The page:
Happy New Year! Now the sales really get going; time to break out that un-maxed-out credit card!
If you're shopping for a digital camera, here are some sage words of wisdom:
Procrastination is a virtue in a deflationary market.
In plain words: when products are getting better/cheaper with every passing week, the longer you put off buying something, the better off you are. Never buy a camera before you need to.
On the other hand, don't put off buying a camera when you need to. If you keep waiting for the best possible deal, you will never ever buy anything. The deals will only keep getting better and better. The price/performance ratio isn't going to stabilize any time soon. Not for years, maybe not for decades. Pure performance hasn't plateaued, either. The equipment is going to just keep getting better for a long time.
Just as with computer equipment, there are two broad strategies that buyers follow, depending on their needs and inclinations. The first is to "buy high." In computer terms, buy as much power as you can afford; push your budget to its limit. It may be more power than you need right now, but it means that a couple of generations down the road you'll still have an entirely usable computer.
The second strategy is (big surprise) "buy low"; get a computer towards the low end of the performance range. At least as much as you currently need, of course, even a little more, but minimize your expenditure now and figure you'll be upgrading again in two years.
Understand that there is no objectively correct strategy. As I said, it's about your needs and inclinations.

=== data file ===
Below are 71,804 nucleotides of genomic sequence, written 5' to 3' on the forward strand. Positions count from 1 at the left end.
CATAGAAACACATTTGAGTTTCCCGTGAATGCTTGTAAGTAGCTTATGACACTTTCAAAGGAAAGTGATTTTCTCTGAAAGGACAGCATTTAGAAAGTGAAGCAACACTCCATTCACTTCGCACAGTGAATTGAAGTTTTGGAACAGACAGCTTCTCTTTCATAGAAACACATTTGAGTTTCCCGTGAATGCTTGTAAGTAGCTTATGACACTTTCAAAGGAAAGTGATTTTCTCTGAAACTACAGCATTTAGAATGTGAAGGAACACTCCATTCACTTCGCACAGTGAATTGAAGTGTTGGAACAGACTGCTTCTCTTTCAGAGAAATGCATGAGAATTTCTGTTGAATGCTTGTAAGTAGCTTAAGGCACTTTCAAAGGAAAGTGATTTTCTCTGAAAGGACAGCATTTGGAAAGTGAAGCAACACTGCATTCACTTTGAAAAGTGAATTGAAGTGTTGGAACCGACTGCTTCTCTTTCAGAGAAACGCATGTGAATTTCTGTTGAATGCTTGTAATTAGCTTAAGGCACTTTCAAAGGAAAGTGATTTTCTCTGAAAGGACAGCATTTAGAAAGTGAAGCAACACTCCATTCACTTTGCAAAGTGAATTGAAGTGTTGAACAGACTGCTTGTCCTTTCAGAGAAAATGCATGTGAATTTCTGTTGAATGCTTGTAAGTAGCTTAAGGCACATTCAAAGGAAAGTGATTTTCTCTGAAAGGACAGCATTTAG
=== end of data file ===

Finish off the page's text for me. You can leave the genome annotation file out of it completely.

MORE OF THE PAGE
The same applies to digital cameras. You can buy a premium model today and figure that you're likely to be happy with its quality five, maybe even 10 years from now (which doesn't mean you won't lust after something better, but that's different from need). Alternately, you can buy the minimum camera that satisfies you today, figuring that you'll be getting a much better one in just a few years for the same money.
There is no right answer. My personal style and work habits favor buying high on the computer side and low on the camera side. Our average computer lasts 7–8 years before being relegated to second-tier status, and we live and die by these things. On the other hand, I've bought two digital cameras in as many years; while I think my current one will carry me for more than one year, I certainly don't expect it to carry me for five.
I won't try to defend these choices, because they don't need defending. They work for me and that's the last word. Figure out the strategies that work for you. In the long run it will reduce your stress and save you money.
Featured Comment by Player: "Hello Ctein, I've always seen you as a bellwether of good sense and practicality when it comes to the tools of the photographic trade. You know what you need and you know what you don't need, and if you don't need it, but it would be nice to have, you don't buy it. As you know, this is very rare. And you have persisted from the film days. Even when all the temptations have blipped on your radar, you just continued to work with your trusty Pentax 6x7. It almost isn't fair that you have street smarts too. :-) Happy New Year to you Sir!"